Homily for Good Friday 2014

‘My God, my God, why have you abandoned me?’ These words of Jesus have seared themselves on the memory of the Church. Matthew and Mark record them in the precise Aramaic words that Jesus used. They are the opening words of Psalm 22. Taking their cue from these words of Jesus, all the evangelists to a greater or lesser degree interpret the Passion of Jesus in the light of this psalm, including Luke and John, who choose not to include the words themselves in their Gospels. All the Gospels tell how they divided Jesus’ garments, casting lots for them, in a precise echo of the psalm: ‘They divide my garments among them, and for my raiment they cast lots.’ (Ps. 22:18). All save John tell how Jesus is cruelly mocked, as is the psalmist. Matthew and Mark note the detail that the mockers wagged their heads: ‘All who see me mock at me, they make mouths at me, they wag their heads.’ (Ps. 22:7). Matthew goes further, recording how those who mock Jesus repeat almost verbatim the words of the psalmist’s persecutors: ‘He trusts in God; let God deliver him now, if he desires him.’ (Matt 27:43)

Psalm 21 begins with an expression of dreadful abandonment and solitude, but as the psalmist’s prayer continues he comes to hope. His hope is first that, in the end, his soul will not be abandoned by God: ‘O my help, hasten to my aid! Deliver my soul from the sword, my life from the power of the dog!’ (Ps. 22:19-20)

Luke’s account focuses on Jesus’ confidence that the Father will not abandon him. Jesus promises the criminal at his side that they will be together, that day, in Paradise, and his last words narrated by Luke are, ‘Father, into your hands I commit my spirit!’ (Luke 23:46) None of what Luke says should let us think that he thinks less, or wants us to think less, of the agony that Jesus endured, or that it was an agony of the body only, and not of the depths of his soul, as Matthew and Mark portray it. The point is precisely that it is a soul in agony, and plunged into a darkness blacker than that covering the whole earth, a soul that feels itself abandoned by God, that gives itself at the last into the hands of the Father.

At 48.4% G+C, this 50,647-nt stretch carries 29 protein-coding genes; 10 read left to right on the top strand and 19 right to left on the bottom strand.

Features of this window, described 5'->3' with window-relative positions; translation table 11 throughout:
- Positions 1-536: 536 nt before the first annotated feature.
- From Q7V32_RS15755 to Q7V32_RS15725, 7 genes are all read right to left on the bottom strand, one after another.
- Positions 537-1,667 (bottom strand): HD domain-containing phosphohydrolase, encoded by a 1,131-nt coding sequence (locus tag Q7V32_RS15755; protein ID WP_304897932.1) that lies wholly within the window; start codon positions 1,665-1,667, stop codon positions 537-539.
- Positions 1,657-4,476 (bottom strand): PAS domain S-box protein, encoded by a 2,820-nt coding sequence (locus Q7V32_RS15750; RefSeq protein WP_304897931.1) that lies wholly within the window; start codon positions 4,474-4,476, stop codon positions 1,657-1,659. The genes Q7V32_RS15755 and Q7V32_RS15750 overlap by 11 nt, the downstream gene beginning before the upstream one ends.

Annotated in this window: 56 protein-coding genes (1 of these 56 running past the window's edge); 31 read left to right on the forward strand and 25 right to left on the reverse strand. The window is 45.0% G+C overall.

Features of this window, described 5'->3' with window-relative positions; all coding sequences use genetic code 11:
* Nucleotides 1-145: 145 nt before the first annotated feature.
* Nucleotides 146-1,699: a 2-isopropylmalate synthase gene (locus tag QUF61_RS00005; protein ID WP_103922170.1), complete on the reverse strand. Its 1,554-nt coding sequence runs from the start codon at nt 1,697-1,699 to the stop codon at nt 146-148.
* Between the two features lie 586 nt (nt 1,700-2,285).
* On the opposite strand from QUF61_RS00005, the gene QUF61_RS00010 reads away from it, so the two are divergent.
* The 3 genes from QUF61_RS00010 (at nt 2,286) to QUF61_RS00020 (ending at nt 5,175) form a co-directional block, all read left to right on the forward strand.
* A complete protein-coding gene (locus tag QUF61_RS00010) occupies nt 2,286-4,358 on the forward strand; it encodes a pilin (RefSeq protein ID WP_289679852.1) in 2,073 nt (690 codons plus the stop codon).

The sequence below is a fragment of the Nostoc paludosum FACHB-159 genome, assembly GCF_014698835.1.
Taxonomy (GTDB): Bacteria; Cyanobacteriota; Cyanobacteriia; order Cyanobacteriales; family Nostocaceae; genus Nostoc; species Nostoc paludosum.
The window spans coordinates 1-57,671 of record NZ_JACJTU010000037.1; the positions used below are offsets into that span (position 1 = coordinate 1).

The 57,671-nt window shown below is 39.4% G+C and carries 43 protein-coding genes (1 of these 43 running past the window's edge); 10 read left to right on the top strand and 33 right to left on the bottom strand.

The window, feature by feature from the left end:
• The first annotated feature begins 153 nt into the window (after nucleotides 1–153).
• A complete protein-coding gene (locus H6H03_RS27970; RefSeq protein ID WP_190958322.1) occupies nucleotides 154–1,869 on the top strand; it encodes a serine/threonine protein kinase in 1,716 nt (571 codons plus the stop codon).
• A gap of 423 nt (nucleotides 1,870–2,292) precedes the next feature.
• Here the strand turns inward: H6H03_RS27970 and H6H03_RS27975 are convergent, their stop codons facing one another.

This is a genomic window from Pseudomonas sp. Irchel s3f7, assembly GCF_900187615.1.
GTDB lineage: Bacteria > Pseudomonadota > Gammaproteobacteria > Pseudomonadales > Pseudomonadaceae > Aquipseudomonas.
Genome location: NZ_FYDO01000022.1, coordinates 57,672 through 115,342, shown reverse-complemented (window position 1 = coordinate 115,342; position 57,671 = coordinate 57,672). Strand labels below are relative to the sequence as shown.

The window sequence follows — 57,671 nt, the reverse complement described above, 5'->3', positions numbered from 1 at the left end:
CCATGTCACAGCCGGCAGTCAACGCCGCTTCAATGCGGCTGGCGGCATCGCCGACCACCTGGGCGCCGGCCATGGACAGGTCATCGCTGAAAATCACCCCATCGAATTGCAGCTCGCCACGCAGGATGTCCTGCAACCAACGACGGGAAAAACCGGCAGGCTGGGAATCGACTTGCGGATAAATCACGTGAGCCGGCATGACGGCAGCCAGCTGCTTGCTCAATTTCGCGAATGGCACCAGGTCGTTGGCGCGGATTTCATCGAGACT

There is a second element to the psalmist’s hope. He feels himself abandoned by God, and also by men. All his friends are gone, there are only enemies around him. His hope is not only that God will save his soul, but that he will be restored to the great community of those who praise God: ‘I will tell of your name to my brethren; in the midst of the assembly I will praise you.’ (Ps. 22:22)

John’s Gospel shows us Jesus on the Cross in the company of what will be the great assembly, the Church. The Church is present on Calvary in the Beloved Disciple, standing there with the Woman, the Mother of Jesus.

Today we are that great assembly, accompanying Jesus. But of what value is our companionship? Are we not in reality as removed from Jesus, as incapable of being his soul companions in his agony, as all those who mocked him? He may be a companion to us, as he was to the good thief, but in what sense can we accompany him? In all our relationships there may come a point at which there is nothing we can do for one another. Finally, in the face of death, there is nothing to be said or done. Then there is only compassion. The dying need compassion. What human compassion can there be for Jesus in his agony? Compassion requires understanding, the ability to go spiritually where the other is going, and so to be present. But Jesus in his agony goes far beyond where we can follow, because his agony comes from bearing our sins. We may be, and we are, through his death, forgiven our sins and purified of our sins, but we can never carry sin. Only Jesus, the Lamb of God, carries the sins of the world. Nor can we know, as Jesus knows, the horror of sin. Only the sinless one can experience that. We who have sinned never shall.

Is Jesus, then, alone among men, to have no other human being who can understand, who can have compassion, who can accompany him to the end? The Father, in his love for the Son, did not want it so. He says of Jesus what he said of Adam: ‘It is not good for the man to be alone. Let us make him a helper fit for him.’ And so God fashioned the Woman, Mary, redeemed like us, but sinless, and so able to understand sin, and understand, accompany and have compassion for the one who carries the sins of the world. She stands with Jesus on Calvary, and with her is the Beloved Disciple. By ourselves we can only stand at a distance and watch. But if we accept Jesus’ words to the Beloved Disciple, which are for every disciple, ‘Son, behold your mother,’ and take her to our own, then we can stand close and accompany the Saviour.

Abbot Anselm Atkinson OSB